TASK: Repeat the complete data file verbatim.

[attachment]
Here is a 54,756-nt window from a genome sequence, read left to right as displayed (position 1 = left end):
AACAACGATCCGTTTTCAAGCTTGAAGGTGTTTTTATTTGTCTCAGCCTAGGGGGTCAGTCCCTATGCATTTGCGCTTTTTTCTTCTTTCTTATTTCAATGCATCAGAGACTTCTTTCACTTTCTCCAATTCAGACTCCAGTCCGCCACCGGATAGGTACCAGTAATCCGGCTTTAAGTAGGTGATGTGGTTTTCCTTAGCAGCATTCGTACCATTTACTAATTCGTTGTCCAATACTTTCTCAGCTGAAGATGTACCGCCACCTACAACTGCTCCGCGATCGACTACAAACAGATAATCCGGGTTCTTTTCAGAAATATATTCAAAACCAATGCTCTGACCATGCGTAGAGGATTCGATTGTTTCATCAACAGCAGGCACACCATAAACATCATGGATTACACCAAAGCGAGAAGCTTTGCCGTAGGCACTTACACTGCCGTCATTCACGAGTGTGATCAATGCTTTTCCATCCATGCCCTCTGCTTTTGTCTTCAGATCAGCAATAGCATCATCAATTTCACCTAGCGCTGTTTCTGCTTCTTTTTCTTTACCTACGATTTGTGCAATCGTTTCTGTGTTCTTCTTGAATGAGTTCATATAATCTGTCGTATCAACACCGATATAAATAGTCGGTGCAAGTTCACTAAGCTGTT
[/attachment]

Here is a 54,756-nt window from a genome sequence, read left to right as displayed (position 1 = left end):
AACAACGATCCGTTTTCAAGCTTGAAGGTGTTTTTATTTGTCTCAGCCTAGGGGGTCAGTCCCTATGCATTTGCGCTTTTTTCTTCTTTCTTATTTCAATGCATCAGAGACTTCTTTCACTTTCTCCAATTCAGACTCCAGTCCGCCACCGGATAGGTACCAGTAATCCGGCTTTAAGTAGGTGATGTGGTTTTCCTTAGCAGCATTCGTACCATTTACTAATTCGTTGTCCAATACTTTCTCAGCTGAAGATGTACCGCCACCTACAACTGCTCCGCGATCGACTACAAACAGATAATCCGGGTTCTTTTCAGAAATATATTCAAAACCAATGCTCTGACCATGCGTAGAGGATTCGATTGTTTCATCAACAGCAGGCACACCATAAACATCATGGATTACACCAAAGCGAGAAGCTTTGCCGTAGGCACTTACACTGCCGTCATTCACGAGTGTGATCAATGCTTTTCCATCCATGCCCTCTGCTTTTGTCTTCAGATCAGCAATAGCATCATCAATTTCACCTAGCGCTGTTTCTGCTTCTTTTTCTTTACCTACGATTTGTGCAATCGTTTCTGTGTTCTTCTTGAATGAGTTCATATAATCTGTCGTATCAACACCGATATAAATAGTCGGTGCAAGTTCACTAAGCTGTT